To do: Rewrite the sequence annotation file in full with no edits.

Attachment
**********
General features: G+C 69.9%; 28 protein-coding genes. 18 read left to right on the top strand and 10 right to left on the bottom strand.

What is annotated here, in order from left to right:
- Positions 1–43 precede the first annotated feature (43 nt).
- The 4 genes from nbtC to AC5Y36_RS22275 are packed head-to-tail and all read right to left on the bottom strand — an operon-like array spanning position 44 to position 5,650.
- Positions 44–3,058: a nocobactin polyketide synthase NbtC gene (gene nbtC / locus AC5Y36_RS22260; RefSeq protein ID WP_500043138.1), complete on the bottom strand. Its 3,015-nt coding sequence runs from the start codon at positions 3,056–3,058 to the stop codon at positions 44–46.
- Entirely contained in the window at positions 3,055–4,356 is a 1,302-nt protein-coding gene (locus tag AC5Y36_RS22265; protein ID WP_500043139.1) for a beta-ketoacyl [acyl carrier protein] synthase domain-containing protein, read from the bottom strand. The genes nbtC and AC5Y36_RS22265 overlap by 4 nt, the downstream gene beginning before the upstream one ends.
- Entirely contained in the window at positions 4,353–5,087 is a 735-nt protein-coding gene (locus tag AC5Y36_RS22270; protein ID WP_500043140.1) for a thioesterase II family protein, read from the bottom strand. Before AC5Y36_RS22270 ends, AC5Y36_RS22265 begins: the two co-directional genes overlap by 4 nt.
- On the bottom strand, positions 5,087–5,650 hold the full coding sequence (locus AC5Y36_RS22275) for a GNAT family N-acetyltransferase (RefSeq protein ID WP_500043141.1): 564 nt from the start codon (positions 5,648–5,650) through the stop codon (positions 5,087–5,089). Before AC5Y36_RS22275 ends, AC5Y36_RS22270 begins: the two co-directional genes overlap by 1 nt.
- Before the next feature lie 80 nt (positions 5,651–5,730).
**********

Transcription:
General features: G+C 69.9%; 28 protein-coding genes. 18 read left to right on the top strand and 10 right to left on the bottom strand.

What is annotated here, in order from left to right:
- Positions 1–43 precede the first annotated feature (43 nt).
- The 4 genes from nbtC to AC5Y36_RS22275 are packed head-to-tail and all read right to left on the bottom strand — an operon-like array spanning position 44 to position 5,650.
- Positions 44–3,058: a nocobactin polyketide synthase NbtC gene (gene nbtC / locus AC5Y36_RS22260; RefSeq protein ID WP_500043138.1), complete on the bottom strand. Its 3,015-nt coding sequence runs from the start codon at positions 3,056–3,058 to the stop codon at positions 44–46.
- Entirely contained in the window at positions 3,055–4,356 is a 1,302-nt protein-coding gene (locus tag AC5Y36_RS22265; protein ID WP_500043139.1) for a beta-ketoacyl [acyl carrier protein] synthase domain-containing protein, read from the bottom strand. The genes nbtC and AC5Y36_RS22265 overlap by 4 nt, the downstream gene beginning before the upstream one ends.
- Entirely contained in the window at positions 4,353–5,087 is a 735-nt protein-coding gene (locus tag AC5Y36_RS22270; protein ID WP_500043140.1) for a thioesterase II family protein, read from the bottom strand. Before AC5Y36_RS22270 ends, AC5Y36_RS22265 begins: the two co-directional genes overlap by 4 nt.
- On the bottom strand, positions 5,087–5,650 hold the full coding sequence (locus AC5Y36_RS22275) for a GNAT family N-acetyltransferase (RefSeq protein ID WP_500043141.1): 564 nt from the start codon (positions 5,648–5,650) through the stop codon (positions 5,087–5,089). Before AC5Y36_RS22275 ends, AC5Y36_RS22270 begins: the two co-directional genes overlap by 1 nt.
- Before the next feature lie 80 nt (positions 5,651–5,730).